Retelling an old story

June 4th, 2010

I’m devoting my June to a bigger writing project, so my updates here will be even more sporadic than usual, and perhaps out-of-context bits of what I’m writing. Hey, if you haven’t, check out the funky essays I wrote for Monkey Goggles. But for now, a fragment that surprisingly came out in my writing today.

The story of Hui-neng is one of the most famous ones in Chinese Buddhism. Zen master Hung-jen, the Fifth Patriarch of Zen announced that anyone who would be considered heir to his position should write a poem on the wall of the monastery. Everyone thought Shen-hsiu, his most esteemed follower, would succeed at this. Shen-hsiu was the most educated, had appeared as a guest on a handful of talk shows, and had a nice little fan club. He carefully thought through which one of his greatest hits he’d write to seal the deal.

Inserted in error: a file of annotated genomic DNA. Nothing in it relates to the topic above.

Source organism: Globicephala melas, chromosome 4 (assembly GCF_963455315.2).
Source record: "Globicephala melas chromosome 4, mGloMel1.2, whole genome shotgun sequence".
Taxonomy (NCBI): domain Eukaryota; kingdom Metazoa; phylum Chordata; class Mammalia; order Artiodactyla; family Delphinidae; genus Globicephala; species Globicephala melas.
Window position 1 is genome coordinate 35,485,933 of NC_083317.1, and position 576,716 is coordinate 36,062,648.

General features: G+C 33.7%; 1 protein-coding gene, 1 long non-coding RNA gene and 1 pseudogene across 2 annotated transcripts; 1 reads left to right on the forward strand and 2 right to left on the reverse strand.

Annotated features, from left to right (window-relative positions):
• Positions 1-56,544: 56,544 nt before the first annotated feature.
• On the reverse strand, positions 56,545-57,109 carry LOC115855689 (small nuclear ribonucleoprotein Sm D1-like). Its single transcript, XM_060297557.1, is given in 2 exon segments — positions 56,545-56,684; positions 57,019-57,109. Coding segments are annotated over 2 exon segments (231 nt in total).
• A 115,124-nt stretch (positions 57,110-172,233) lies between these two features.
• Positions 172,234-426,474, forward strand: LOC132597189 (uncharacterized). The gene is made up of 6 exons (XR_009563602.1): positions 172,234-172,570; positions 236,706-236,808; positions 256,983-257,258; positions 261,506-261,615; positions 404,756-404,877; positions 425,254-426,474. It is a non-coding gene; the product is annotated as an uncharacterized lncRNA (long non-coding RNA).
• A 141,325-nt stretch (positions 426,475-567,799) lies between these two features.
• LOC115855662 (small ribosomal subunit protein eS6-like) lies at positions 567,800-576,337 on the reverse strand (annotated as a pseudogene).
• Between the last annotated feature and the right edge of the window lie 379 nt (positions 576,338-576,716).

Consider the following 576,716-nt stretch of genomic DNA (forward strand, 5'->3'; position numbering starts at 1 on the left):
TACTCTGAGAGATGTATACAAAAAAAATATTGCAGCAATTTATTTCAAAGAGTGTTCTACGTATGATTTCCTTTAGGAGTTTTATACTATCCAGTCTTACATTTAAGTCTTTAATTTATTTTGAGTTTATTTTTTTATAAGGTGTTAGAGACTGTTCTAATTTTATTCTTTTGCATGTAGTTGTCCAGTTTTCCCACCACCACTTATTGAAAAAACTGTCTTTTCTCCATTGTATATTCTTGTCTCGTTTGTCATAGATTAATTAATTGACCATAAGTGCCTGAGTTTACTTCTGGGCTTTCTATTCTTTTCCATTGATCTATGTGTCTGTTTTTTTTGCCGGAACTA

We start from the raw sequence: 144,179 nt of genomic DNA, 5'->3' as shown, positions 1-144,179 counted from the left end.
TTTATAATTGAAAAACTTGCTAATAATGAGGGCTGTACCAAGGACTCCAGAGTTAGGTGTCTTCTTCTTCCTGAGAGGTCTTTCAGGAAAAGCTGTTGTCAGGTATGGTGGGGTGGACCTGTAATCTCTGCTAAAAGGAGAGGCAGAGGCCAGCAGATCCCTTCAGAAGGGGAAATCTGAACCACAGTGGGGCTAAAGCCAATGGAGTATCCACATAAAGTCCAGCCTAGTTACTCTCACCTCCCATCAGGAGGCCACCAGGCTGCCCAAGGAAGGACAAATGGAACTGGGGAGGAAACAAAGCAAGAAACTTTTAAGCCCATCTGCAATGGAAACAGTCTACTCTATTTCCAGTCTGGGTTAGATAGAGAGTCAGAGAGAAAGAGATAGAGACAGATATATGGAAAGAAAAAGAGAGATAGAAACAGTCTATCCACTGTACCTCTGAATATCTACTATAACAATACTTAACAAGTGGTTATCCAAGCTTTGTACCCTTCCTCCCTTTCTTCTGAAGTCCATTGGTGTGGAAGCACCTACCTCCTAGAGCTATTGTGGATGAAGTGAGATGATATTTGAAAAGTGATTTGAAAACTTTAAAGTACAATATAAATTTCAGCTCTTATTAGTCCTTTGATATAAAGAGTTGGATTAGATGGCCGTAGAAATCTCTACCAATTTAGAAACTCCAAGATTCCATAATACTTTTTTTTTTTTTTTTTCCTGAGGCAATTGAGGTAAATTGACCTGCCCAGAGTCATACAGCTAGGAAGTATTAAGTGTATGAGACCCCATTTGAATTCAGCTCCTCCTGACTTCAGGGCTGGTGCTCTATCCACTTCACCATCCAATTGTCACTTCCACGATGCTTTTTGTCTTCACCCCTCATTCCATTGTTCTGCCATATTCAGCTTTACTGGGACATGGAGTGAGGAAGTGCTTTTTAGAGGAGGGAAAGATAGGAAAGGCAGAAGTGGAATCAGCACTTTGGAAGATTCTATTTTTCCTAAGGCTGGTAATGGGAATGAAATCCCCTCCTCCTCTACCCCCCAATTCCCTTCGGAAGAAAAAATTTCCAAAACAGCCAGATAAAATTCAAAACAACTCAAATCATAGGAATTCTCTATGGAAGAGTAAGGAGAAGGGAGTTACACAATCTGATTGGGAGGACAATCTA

He wrote a poem, and it wasn’t bad. It was like the kind of thing Buddhist-inclined office workers can put on their Buddhist-quote-a-day calendars to read during their coffee breaks and feel inspired. Shen-hsiu knew what worked, and he went there.

One illiterate monk, Hui-neng, heard about the poem, and realized it was incomplete and pithy. Sure, it was pretty much true, and not a horrible thing to say, but Hui-neng had a response, being present for this moment, that came directly from his own insight. He asked a friend to write a follow-up poem on the wall.

Seeing the follow-up poem, the Zen master knew it came from Hui-neng, and that it demonstrated deeper wisdom. He called Hui-neng to a private meeting, and declared him the Sixth Patriarch–then told him to run, because Shen-hsiu’s fan club would rip him apart.

Luckily, we don’t live in feudal China anymore. We live on the Internet, where the dissenting voices are merely subject to being told they are worse than Hitler. If Hui-neng were here today, I think he might keep a blog. He might call out the Dharma celebrities whenever they’re full of crap–which, let’s face it, we all are sometimes.

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